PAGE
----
Yesterday Ed Miliband, the Leader of the Opposition, published a letter calling on Prime Minister David Cameron to correct the record on a number of ‘inaccurate’ claims made in Prime Minister’s Questions yesterday.
He cited several instances in which the Prime Minister supposedly made errors. Among them were claims made with regards to Disability Living Allowance:
“In an answer to Rt Hon Anne McGuire MP, who said that your Government was planning to cut benefits to disabled children, you said that “The Hon Lady is wrong”. In fact, according to page 28 of the Department for Work and Pensions’ own impact assessment on the introduction of universal credit, your policy of mirroring for disabled children the current adult eligibility for Disability Living Allowance means that the rate paid to those disabled children who do not qualify for the highest rate of the DLA care component “would be less than now (£26.75 instead of £53.84)”.”
Full Fact has also covered this debate in December and verified that those on the standard rate would lose around £27 a week under the plans in the Welfare Reform Bill. However Mr Miliband’s comment brings to light the Prime Minister’s latest response to Ms McGuire, in PMQs yesterday:
Mrs Anne McGuire (Stirling) (Lab): On 14 December I asked the Prime Minister about cutting benefits for disabled children, and he replied: “First of all, we are not cutting benefits for disabled children.”
I wonder whether since that time he has checked his facts and discovered that on 12 December, two days before I asked my question, his coalition Members in the Lords voted against the protection of benefits for disabled children under the new universal credit, resulting in a loss of £1,300. I will give the Prime Minister another go. How does this fit in with “We’re all in this together”?
The Prime Minister: The right hon. Lady is wrong. The money going into universal credit for the most disabled children is not being cut. She is just plain wrong about that. But is it not interesting that all the questions that we get from all Opposition Members are always about calling for more spending? They have learnt absolutely nothing about the mess they landed this country in.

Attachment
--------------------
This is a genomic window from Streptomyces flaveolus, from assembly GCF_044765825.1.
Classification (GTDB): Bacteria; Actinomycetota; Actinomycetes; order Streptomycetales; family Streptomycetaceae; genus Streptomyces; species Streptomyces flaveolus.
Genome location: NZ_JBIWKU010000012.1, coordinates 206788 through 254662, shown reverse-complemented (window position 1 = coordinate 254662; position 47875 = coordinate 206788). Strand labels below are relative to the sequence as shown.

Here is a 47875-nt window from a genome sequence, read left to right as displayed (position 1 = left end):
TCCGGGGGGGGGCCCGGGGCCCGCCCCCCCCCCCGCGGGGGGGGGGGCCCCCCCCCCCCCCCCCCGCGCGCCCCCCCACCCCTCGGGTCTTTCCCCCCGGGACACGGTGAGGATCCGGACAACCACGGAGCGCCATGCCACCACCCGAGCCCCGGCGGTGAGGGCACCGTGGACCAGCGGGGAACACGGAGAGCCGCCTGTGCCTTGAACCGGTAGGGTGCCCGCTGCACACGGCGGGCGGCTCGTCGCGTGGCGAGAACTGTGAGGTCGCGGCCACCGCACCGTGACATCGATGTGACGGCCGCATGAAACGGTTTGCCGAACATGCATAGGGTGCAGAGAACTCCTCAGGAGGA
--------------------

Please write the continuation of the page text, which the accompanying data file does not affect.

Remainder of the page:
The Prime Minsiter is correct to say that the money going into Universal Credit for the ‘most disabled’ children is not being cut. Indeed we found that this would rise by roughly £1.50 a week. However, for those who do not receive the highest rate (as Mr Miliband points out), their entitlement will decrease by around £27 per week.
Since Anne McGuire was talking about all disabled children, the Prime Minister is incorrect to claim that “she is just plain wrong about that”. While some families with children receiving the higher rate will be slightly better off, the majority who are on the lower rate will see their entitlement cut.
As far as Mr Miliband’s demand for a correction is concerned, the Prime Minister did not technically make an inaccurate statement when he spoke of the ‘most disabled’ children – in fact the two men were talking about different rates of the same benefit.
However, claiming that Ms McGuire was “just plain wrong about that” seems unfair, and may require Downing Street to clarify the Prime Minister’s remarks.
The Ministerial Code clearly states that:
“It is of paramount importance that Ministers give accurate and truthful information to Parliament, correcting any inadvertent error at the earliest opportunity. Ministers who knowingly mislead Parliament will be expected to offer their resignation to the Prime Minister;”
However, this code does not apply to non-ministers such as the Leader of the Opposition. Mr Miliband has previosuly made statements himself that were later found to have questionable basis, demonstrating that clarification is needed on both sides of the house whether or not the Ministerial Code applies.